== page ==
Realizing Industrial-scale Alkene Metathesis at Low Temperature
Catalyst activation process that facilitates low-temperature alkene metathesis
Alkene metathesis involves the cleavage and formation of carbon–carbon double bonds and is attractive in organic synthesis because it often creates fewer undesired by-products and less hazardous waste than alternative reactions. Alkene metathesis is used industrially for propene synthesis, reforming of petroleum oil, and drug manufacture. In 2005, Yves Chauvin, Robert H. Grubbs, and Richard R. Schrock were awarded the Nobel Prize in Chemistry for their work on alkene metathesis. However, the catalysts used in industrial alkene metathesis only operate at high temperature (>350°C), limiting the scope of this reaction in industrial settings.
An international research collaboration between Osaka University and ETH Zürich in Switzerland recently developed a low-temperature activation process to extend the scope of industrial alkene metathesis.
“We used an organosilicon reductant to activate silica-supported tungsten and molybdenum oxo catalysts, generating a large amount of active species at just 70°C,” says Kazushi Mashima of the Osaka University Graduate School of Engineering Science, Department of Chemistry.
A typical industrial catalyst for alkene metathesis is tungsten trioxide supported on silica. This catalyst requires a high temperature to form the active oxo alkylidene groups needed for alkene metathesis. The researchers developed a way to prepare a silica-supported tungsten oxo catalyst that was active in alkene metathesis at low temperature. First, they fabricated isolated tungsten(VI) oxo surface sites on silica by grafting and heat treatment. Second, the tungsten(VI) oxo surface sites were reduced using an organosilicon reductant, which was chosen to minimize the formation of salts and metal species. The resulting material displayed promising catalytic activity in alkene metathesis, reacting with 1000 equivalents of cis-4-nonene at 70°C in 6 h.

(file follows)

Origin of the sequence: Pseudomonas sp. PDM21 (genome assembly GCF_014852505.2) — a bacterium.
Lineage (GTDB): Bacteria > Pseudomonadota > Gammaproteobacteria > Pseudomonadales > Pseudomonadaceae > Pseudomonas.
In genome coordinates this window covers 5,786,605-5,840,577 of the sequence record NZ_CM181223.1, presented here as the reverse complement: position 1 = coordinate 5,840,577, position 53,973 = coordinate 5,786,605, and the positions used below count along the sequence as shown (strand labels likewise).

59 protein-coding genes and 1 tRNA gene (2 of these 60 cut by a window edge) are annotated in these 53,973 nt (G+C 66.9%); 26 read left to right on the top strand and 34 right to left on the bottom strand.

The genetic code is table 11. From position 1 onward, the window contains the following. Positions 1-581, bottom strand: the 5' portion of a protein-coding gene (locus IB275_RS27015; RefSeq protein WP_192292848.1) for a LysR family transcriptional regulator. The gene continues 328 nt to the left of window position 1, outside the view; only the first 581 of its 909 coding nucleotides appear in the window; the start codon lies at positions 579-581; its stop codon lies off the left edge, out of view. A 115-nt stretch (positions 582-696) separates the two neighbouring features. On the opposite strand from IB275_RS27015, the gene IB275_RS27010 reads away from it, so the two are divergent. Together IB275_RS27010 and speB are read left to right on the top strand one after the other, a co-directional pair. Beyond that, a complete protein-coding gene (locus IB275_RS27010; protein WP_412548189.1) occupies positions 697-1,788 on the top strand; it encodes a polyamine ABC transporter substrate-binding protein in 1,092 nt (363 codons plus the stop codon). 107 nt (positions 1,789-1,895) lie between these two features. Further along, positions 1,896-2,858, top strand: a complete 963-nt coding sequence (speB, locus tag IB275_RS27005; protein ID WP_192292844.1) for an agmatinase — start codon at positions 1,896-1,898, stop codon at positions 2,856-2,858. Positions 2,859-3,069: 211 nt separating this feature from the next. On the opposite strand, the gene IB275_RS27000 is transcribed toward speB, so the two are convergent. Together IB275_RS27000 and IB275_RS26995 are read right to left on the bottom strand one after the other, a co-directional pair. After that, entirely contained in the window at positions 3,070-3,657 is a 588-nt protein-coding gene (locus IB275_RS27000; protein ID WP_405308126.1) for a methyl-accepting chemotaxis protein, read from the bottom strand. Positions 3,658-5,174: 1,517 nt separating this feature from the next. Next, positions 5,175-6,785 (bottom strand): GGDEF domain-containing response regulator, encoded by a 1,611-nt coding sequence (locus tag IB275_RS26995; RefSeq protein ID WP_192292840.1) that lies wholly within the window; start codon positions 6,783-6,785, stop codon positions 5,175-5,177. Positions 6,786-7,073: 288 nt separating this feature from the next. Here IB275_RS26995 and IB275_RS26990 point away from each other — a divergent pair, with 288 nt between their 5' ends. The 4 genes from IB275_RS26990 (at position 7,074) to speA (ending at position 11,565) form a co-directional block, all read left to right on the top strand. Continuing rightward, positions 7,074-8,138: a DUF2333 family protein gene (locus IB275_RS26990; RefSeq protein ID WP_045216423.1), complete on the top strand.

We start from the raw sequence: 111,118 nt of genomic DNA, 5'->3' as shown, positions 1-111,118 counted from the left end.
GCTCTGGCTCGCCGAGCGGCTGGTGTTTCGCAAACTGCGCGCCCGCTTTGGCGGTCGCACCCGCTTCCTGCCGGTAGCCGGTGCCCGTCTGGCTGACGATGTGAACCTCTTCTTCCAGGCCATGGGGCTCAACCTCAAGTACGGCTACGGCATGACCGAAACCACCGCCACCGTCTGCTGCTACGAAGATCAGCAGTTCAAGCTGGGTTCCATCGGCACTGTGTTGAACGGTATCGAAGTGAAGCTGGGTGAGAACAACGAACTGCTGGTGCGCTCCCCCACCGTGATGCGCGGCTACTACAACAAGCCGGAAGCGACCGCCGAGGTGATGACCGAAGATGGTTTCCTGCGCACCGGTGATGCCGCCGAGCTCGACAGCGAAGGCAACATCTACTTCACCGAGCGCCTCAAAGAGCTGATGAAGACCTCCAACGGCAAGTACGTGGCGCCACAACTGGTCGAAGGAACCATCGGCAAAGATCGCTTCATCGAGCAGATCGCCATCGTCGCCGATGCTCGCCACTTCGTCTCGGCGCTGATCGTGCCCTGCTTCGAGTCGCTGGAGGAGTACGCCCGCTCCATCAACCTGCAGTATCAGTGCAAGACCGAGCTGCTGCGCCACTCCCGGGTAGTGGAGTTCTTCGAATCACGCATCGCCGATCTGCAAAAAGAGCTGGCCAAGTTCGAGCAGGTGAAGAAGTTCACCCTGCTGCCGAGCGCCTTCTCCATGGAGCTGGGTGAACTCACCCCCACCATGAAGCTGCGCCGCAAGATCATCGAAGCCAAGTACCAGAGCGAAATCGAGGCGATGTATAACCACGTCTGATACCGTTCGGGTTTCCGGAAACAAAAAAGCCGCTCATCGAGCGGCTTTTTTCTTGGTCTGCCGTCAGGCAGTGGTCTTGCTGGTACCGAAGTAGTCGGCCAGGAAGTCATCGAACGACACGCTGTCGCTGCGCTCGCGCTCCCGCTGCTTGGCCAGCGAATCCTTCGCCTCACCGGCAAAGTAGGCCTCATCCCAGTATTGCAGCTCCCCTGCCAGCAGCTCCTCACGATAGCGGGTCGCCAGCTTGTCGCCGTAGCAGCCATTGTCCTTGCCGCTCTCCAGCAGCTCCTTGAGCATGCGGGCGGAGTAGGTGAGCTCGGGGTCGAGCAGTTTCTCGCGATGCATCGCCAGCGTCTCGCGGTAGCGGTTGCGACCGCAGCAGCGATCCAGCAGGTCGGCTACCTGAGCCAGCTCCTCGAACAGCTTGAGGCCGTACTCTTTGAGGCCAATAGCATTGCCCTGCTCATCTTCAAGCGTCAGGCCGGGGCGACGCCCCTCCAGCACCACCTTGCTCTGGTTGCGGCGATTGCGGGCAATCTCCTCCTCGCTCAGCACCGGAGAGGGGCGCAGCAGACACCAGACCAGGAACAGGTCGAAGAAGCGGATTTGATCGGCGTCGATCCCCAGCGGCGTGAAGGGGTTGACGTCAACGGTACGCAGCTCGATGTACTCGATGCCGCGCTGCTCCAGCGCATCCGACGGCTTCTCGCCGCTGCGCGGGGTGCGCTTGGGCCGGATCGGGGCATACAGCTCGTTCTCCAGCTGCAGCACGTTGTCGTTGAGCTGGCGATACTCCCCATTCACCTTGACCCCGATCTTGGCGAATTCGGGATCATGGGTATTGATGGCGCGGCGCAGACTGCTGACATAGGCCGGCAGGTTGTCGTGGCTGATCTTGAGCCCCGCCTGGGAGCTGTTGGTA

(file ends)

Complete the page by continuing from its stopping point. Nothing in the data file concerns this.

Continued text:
The poisoned catalyst could be reactivated by reaction with the organosilicon reductant.
“The unprecedented reactivation of the poisoned catalyst reveals that it may be suitable for use under flow conditions,” says Christophe Copéret of ETH Zürich.
The researchers then used the organosilicon reductant to activate traditional industrial catalysts for alkene metathesis, achieving promising results. The importance of the teamʼs findings has been noted by Schrock:
“The work by Copéret and Mashima may revolutionize the synthesis and use of inexpensive supported metathesis catalysts for hydrocarbons on an industrial scale by allowing the use of much lower temperatures than currently employed.” [R. R. Schrock, Reducing Them Down To Charge Them Up: Low Temperature Catalyst Activation, ACS Central Science, 2016, 2 (8), 495–496, DOI: 10.1021/acscentsci.6b00223]
The ability to perform alkene metathesis at low temperature on an industrial scale will provide important materials more efficiently and at lower cost.
Professor Kazushi Mashima
Graduate School of Engineering Science